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Study: Junk Food Ads Spur Kids' Obesity

By Associated Press
July 20, 2005

WELLINGTON, New Zealand Heavy promotion of calorie-laden junk foods in advertisements near high schools may be contributing to New Zealand's growing obesity epidemic, a new study shows.

Advertisements for unhealthy foods high in fat, salt or sugar made up more than two-thirds of all outdoor food advertising in areas within a half-mile of secondary schools, the study found.

Ads for chocolate bars, muesli bars, potato chips, french fries, doughnuts, pies, sweets, sodas, fast food and iced sweets were the main offenders.

Nearly one in three New Zealand kids are classified as overweight or obese.

Food accounted for over 60 percent of all outdoor advertising, with more than 70 percent of it promoting foods officially classified by New Zealand's Health Ministry as unhealthy for adolescents, said the study's lead author, medical student Anthony Maher.

"Our findings suggest that the food advertising around high schools is generally not compatible with nutritional guidelines for adolescents," Maher said in an article published Friday in the New Zealand Medical Journal.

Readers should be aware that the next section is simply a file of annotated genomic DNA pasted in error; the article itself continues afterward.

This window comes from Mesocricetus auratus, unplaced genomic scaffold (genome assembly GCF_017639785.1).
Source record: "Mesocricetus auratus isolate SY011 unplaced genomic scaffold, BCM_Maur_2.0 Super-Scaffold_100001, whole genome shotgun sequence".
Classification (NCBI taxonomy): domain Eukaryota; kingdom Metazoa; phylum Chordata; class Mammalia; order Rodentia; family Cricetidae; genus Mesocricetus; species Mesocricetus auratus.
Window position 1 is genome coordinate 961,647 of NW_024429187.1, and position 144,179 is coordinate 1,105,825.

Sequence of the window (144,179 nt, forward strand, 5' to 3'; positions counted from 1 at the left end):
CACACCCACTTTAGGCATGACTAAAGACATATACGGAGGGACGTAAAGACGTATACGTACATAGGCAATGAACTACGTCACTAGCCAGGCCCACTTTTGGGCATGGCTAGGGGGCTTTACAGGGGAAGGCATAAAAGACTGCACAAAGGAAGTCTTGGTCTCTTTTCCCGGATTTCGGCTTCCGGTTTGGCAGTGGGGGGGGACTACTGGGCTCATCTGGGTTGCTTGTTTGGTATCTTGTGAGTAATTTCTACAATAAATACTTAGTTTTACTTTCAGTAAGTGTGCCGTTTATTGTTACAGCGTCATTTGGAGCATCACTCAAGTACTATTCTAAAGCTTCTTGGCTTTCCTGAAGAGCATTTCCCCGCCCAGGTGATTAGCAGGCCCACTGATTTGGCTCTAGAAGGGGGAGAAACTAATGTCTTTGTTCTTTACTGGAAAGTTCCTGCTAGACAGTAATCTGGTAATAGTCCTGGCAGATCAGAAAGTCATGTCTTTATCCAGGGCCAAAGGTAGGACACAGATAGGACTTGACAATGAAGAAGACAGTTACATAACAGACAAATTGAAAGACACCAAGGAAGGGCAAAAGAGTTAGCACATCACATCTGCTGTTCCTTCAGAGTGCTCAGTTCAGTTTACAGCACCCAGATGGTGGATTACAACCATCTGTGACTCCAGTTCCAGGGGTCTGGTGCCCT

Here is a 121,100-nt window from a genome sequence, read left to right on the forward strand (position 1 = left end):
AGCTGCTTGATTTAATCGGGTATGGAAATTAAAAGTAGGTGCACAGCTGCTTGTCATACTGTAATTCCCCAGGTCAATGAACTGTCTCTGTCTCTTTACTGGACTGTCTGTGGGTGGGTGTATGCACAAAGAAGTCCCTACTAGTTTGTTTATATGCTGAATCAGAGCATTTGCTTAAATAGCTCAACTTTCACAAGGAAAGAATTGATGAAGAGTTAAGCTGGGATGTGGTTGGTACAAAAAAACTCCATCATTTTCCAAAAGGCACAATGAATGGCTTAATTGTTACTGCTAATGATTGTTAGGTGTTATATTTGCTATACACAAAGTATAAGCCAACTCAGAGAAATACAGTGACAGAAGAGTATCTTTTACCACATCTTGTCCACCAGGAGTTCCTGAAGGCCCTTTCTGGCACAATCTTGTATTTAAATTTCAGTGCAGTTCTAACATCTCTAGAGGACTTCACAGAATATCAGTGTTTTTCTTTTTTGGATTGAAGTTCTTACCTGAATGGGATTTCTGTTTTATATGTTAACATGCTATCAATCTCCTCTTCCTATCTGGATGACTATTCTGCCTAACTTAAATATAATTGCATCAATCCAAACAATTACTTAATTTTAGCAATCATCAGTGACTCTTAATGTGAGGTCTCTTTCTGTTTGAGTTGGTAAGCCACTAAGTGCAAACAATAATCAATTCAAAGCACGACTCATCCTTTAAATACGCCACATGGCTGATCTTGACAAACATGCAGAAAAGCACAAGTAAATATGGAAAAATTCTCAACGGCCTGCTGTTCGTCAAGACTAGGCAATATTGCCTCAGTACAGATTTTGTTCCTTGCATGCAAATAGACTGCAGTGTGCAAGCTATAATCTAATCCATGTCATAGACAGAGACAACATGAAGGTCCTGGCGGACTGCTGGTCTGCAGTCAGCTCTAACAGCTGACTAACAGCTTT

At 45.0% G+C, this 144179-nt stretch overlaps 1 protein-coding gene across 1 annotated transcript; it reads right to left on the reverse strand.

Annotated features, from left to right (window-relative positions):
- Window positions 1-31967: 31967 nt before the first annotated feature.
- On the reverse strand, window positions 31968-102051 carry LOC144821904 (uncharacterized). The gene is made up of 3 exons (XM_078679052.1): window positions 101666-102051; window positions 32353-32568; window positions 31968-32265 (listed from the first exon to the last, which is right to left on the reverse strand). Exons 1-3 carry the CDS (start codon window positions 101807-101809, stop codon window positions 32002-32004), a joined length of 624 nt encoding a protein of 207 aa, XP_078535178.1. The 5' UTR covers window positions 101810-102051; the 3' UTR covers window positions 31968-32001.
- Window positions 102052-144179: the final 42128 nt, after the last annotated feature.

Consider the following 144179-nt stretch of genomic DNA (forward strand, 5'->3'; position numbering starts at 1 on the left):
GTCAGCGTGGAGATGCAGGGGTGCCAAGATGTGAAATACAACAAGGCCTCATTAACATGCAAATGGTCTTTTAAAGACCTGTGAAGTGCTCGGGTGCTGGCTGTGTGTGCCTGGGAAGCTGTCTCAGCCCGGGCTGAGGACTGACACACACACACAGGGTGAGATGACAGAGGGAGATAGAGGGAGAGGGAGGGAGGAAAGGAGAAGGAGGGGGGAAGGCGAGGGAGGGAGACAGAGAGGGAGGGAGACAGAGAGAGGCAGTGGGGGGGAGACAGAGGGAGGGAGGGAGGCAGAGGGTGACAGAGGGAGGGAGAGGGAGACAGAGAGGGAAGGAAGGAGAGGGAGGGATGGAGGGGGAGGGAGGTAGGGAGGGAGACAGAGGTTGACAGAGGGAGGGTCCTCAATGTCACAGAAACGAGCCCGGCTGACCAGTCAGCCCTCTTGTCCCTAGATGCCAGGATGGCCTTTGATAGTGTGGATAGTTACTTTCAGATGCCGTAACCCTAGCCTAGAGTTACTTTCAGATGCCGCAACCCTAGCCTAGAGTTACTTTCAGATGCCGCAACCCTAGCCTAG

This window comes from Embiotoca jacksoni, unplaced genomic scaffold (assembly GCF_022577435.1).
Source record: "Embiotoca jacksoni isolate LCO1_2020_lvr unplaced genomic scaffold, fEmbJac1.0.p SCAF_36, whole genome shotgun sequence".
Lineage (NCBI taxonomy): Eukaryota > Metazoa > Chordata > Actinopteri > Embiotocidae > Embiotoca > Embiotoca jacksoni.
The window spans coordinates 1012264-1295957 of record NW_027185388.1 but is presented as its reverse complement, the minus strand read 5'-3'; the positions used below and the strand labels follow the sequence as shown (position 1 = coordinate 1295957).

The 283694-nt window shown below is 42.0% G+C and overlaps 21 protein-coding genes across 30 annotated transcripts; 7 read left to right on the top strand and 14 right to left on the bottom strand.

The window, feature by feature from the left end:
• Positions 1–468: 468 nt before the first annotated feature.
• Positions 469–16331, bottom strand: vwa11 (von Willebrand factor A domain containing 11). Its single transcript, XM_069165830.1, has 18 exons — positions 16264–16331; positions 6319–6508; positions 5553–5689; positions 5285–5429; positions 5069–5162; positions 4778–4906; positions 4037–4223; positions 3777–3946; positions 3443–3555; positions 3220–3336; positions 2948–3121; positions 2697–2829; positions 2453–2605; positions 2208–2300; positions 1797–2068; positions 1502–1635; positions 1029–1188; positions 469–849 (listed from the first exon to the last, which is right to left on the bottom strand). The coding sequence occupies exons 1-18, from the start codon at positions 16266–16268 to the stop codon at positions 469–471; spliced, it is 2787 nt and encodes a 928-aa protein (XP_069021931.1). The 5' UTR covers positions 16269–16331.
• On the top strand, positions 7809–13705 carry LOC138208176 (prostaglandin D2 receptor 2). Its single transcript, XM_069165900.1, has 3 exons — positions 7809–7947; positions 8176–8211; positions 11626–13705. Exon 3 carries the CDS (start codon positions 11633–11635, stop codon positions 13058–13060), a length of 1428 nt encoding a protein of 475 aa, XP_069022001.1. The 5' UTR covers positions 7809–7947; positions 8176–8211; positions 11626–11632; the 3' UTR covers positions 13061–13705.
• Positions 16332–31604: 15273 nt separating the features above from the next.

Maher said recent overseas research showed that food advertising influenced the food preference and purchase behavior of children.

In the United States, the head of the Federal Trade Commission said Thursday that regulation of ads selling calorie-laden, high-fat snacks to kids might be needed if the industry there doesn't police itself better.

"If industry fails to demonstrate a good faith commitment to this issue and to take positive steps, others may step in and act in its stead," FTC Chairwoman Deborah Platt Majoras said at a conference on childhood obesity and food marketing.

Maher said in New Zealand new regulations could be used to restrict the promotion of certain foods near schools and to help shift the balance of advertising toward foods that meet nutritional guidelines.

The proposal has been endorsed by New Zealand Medical Association chairman Ross Boswell.

"There is a need for more comprehensive studies into such advertising as well as consideration of policy options to control aspects of the growing rates of obesity in our society," he said.

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